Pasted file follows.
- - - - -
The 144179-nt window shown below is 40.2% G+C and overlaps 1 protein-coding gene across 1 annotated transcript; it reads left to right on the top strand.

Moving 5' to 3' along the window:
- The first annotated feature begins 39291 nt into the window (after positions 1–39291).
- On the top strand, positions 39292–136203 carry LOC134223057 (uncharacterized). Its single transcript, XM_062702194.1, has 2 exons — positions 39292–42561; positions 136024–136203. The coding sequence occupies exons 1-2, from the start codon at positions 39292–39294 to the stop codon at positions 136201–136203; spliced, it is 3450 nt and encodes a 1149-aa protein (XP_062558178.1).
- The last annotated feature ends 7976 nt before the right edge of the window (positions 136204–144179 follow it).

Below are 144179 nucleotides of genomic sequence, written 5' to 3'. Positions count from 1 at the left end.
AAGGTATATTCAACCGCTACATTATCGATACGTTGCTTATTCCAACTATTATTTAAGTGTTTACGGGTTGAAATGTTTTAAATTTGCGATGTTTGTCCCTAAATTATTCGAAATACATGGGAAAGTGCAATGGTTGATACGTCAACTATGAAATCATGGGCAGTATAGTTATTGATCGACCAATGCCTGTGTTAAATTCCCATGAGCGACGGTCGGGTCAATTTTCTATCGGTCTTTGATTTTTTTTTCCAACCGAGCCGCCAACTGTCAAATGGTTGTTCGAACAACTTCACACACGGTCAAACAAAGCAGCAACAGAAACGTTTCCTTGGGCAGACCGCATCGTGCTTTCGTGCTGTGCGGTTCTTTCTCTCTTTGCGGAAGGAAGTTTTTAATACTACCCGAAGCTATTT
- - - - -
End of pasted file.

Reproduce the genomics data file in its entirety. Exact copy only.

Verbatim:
The 144179-nt window shown below is 40.2% G+C and overlaps 1 protein-coding gene across 1 annotated transcript; it reads left to right on the top strand.

Moving 5' to 3' along the window:
- The first annotated feature begins 39291 nt into the window (after positions 1–39291).
- On the top strand, positions 39292–136203 carry LOC134223057 (uncharacterized). Its single transcript, XM_062702194.1, has 2 exons — positions 39292–42561; positions 136024–136203. The coding sequence occupies exons 1-2, from the start codon at positions 39292–39294 to the stop codon at positions 136201–136203; spliced, it is 3450 nt and encodes a 1149-aa protein (XP_062558178.1).
- The last annotated feature ends 7976 nt before the right edge of the window (positions 136204–144179 follow it).

Below are 144179 nucleotides of genomic sequence, written 5' to 3'. Positions count from 1 at the left end.
AAGGTATATTCAACCGCTACATTATCGATACGTTGCTTATTCCAACTATTATTTAAGTGTTTACGGGTTGAAATGTTTTAAATTTGCGATGTTTGTCCCTAAATTATTCGAAATACATGGGAAAGTGCAATGGTTGATACGTCAACTATGAAATCATGGGCAGTATAGTTATTGATCGACCAATGCCTGTGTTAAATTCCCATGAGCGACGGTCGGGTCAATTTTCTATCGGTCTTTGATTTTTTTTTCCAACCGAGCCGCCAACTGTCAAATGGTTGTTCGAACAACTTCACACACGGTCAAACAAAGCAGCAACAGAAACGTTTCCTTGGGCAGACCGCATCGTGCTTTCGTGCTGTGCGGTTCTTTCTCTCTTTGCGGAAGGAAGTTTTTAATACTACCCGAAGCTATTT